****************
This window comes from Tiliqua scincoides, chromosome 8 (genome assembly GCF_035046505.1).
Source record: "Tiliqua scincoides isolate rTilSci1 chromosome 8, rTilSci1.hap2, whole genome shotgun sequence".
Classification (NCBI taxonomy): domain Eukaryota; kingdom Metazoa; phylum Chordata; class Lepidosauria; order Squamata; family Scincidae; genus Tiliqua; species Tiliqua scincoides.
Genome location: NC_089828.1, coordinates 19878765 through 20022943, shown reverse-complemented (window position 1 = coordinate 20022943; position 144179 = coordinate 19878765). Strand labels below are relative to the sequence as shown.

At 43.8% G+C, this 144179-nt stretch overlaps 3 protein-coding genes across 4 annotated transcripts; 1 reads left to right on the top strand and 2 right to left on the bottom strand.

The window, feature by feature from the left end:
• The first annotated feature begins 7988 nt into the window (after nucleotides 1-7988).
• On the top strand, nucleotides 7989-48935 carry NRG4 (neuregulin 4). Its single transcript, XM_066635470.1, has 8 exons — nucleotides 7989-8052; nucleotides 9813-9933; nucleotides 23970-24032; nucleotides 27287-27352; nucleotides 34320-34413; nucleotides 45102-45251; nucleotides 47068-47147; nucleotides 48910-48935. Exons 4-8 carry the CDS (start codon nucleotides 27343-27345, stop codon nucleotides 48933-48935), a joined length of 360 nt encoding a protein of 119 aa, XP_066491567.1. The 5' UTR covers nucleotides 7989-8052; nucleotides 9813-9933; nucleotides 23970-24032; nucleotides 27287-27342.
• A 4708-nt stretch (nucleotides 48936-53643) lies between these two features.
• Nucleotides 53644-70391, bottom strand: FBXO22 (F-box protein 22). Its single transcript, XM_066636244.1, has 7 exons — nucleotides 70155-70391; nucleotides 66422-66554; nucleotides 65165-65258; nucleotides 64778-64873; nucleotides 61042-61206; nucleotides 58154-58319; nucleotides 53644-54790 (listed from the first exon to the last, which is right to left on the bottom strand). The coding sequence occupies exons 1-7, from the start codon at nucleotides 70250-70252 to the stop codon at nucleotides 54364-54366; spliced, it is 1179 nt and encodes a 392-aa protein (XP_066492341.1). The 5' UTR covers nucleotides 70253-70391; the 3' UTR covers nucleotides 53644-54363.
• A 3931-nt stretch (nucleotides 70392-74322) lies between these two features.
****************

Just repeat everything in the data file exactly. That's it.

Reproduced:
This window comes from Tiliqua scincoides, chromosome 8 (genome assembly GCF_035046505.1).
Source record: "Tiliqua scincoides isolate rTilSci1 chromosome 8, rTilSci1.hap2, whole genome shotgun sequence".
Classification (NCBI taxonomy): domain Eukaryota; kingdom Metazoa; phylum Chordata; class Lepidosauria; order Squamata; family Scincidae; genus Tiliqua; species Tiliqua scincoides.
Genome location: NC_089828.1, coordinates 19878765 through 20022943, shown reverse-complemented (window position 1 = coordinate 20022943; position 144179 = coordinate 19878765). Strand labels below are relative to the sequence as shown.

At 43.8% G+C, this 144179-nt stretch overlaps 3 protein-coding genes across 4 annotated transcripts; 1 reads left to right on the top strand and 2 right to left on the bottom strand.

The window, feature by feature from the left end:
• The first annotated feature begins 7988 nt into the window (after nucleotides 1-7988).
• On the top strand, nucleotides 7989-48935 carry NRG4 (neuregulin 4). Its single transcript, XM_066635470.1, has 8 exons — nucleotides 7989-8052; nucleotides 9813-9933; nucleotides 23970-24032; nucleotides 27287-27352; nucleotides 34320-34413; nucleotides 45102-45251; nucleotides 47068-47147; nucleotides 48910-48935. Exons 4-8 carry the CDS (start codon nucleotides 27343-27345, stop codon nucleotides 48933-48935), a joined length of 360 nt encoding a protein of 119 aa, XP_066491567.1. The 5' UTR covers nucleotides 7989-8052; nucleotides 9813-9933; nucleotides 23970-24032; nucleotides 27287-27342.
• A 4708-nt stretch (nucleotides 48936-53643) lies between these two features.
• Nucleotides 53644-70391, bottom strand: FBXO22 (F-box protein 22). Its single transcript, XM_066636244.1, has 7 exons — nucleotides 70155-70391; nucleotides 66422-66554; nucleotides 65165-65258; nucleotides 64778-64873; nucleotides 61042-61206; nucleotides 58154-58319; nucleotides 53644-54790 (listed from the first exon to the last, which is right to left on the bottom strand). The coding sequence occupies exons 1-7, from the start codon at nucleotides 70250-70252 to the stop codon at nucleotides 54364-54366; spliced, it is 1179 nt and encodes a 392-aa protein (XP_066492341.1). The 5' UTR covers nucleotides 70253-70391; the 3' UTR covers nucleotides 53644-54363.
• A 3931-nt stretch (nucleotides 70392-74322) lies between these two features.